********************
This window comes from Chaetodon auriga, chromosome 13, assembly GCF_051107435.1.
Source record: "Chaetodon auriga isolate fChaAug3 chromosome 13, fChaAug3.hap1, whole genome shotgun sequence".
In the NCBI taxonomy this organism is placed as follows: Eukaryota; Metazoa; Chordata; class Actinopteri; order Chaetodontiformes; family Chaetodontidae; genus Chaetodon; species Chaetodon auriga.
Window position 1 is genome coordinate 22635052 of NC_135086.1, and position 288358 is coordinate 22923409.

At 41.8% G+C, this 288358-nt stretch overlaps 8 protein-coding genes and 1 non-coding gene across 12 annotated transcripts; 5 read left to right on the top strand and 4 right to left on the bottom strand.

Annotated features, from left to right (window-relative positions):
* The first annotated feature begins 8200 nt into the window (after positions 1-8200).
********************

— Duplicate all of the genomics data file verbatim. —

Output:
This window comes from Chaetodon auriga, chromosome 13, assembly GCF_051107435.1.
Source record: "Chaetodon auriga isolate fChaAug3 chromosome 13, fChaAug3.hap1, whole genome shotgun sequence".
In the NCBI taxonomy this organism is placed as follows: Eukaryota; Metazoa; Chordata; class Actinopteri; order Chaetodontiformes; family Chaetodontidae; genus Chaetodon; species Chaetodon auriga.
Window position 1 is genome coordinate 22635052 of NC_135086.1, and position 288358 is coordinate 22923409.

At 41.8% G+C, this 288358-nt stretch overlaps 8 protein-coding genes and 1 non-coding gene across 12 annotated transcripts; 5 read left to right on the top strand and 4 right to left on the bottom strand.

Annotated features, from left to right (window-relative positions):
* The first annotated feature begins 8200 nt into the window (after positions 1-8200).